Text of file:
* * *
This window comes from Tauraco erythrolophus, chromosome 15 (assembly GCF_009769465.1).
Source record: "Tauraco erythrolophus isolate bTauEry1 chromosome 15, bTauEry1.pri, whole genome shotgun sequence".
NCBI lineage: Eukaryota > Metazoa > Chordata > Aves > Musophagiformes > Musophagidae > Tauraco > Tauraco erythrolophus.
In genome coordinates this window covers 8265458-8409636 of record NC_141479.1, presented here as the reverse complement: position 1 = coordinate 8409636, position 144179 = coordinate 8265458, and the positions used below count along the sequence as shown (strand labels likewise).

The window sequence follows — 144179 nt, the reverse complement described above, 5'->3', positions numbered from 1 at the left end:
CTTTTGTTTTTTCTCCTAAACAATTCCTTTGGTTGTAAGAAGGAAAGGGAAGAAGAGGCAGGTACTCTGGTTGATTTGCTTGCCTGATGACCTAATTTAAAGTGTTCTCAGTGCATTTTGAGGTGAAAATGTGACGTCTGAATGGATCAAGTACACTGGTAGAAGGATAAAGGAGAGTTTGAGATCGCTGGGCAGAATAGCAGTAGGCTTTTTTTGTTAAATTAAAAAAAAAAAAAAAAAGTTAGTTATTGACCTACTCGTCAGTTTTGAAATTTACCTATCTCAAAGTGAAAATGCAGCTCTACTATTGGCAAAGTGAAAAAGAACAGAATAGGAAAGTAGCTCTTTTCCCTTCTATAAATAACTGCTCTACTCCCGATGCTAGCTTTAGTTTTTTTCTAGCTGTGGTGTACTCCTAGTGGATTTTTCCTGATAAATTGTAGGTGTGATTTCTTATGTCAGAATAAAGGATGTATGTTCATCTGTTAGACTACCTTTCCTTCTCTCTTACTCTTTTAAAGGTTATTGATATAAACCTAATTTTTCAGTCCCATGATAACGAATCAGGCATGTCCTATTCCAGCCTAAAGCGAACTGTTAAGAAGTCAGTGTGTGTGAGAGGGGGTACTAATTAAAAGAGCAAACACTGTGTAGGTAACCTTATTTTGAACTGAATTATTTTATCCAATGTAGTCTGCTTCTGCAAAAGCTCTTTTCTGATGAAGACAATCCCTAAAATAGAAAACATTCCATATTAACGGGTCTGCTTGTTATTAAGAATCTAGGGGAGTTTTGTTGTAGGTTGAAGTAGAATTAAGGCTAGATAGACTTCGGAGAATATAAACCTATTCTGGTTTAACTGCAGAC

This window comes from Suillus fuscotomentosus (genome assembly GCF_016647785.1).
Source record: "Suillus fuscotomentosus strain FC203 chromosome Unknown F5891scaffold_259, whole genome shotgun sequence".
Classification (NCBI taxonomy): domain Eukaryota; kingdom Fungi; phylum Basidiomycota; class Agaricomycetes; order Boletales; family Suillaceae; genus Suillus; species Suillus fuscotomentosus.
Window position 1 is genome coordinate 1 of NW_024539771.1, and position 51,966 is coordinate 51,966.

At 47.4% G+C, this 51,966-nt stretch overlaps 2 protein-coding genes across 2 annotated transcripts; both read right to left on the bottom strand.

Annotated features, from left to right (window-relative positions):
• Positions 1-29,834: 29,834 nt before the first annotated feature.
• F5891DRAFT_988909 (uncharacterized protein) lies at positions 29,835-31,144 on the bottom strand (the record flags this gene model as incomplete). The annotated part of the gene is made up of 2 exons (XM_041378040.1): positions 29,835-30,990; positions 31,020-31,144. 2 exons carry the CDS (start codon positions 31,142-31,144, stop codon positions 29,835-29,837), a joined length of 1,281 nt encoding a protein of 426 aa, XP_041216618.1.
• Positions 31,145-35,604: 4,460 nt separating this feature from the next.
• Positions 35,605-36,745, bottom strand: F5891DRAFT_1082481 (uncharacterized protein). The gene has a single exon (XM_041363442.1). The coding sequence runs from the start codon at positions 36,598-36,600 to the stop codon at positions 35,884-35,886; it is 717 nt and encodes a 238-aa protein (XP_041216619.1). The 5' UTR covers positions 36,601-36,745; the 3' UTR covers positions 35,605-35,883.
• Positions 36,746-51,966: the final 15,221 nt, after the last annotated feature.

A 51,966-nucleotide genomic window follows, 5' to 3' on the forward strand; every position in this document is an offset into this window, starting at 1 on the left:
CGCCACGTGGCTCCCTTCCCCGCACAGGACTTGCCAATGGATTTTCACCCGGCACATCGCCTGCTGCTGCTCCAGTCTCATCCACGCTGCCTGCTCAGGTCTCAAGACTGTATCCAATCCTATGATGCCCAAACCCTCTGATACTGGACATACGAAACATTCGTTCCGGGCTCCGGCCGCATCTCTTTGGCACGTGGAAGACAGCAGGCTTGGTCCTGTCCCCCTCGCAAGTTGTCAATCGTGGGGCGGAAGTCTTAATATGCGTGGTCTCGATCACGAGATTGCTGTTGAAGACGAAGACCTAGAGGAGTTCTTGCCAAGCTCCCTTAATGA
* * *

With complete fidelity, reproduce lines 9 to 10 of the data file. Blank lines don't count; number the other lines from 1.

Classification (NCBI taxonomy): domain Eukaryota; kingdom Fungi; phylum Basidiomycota; class Agaricomycetes; order Boletales; family Suillaceae; genus Suillus; species Suillus fuscotomentosus.
Window position 1 is genome coordinate 1 of NW_024539771.1, and position 51,966 is coordinate 51,966.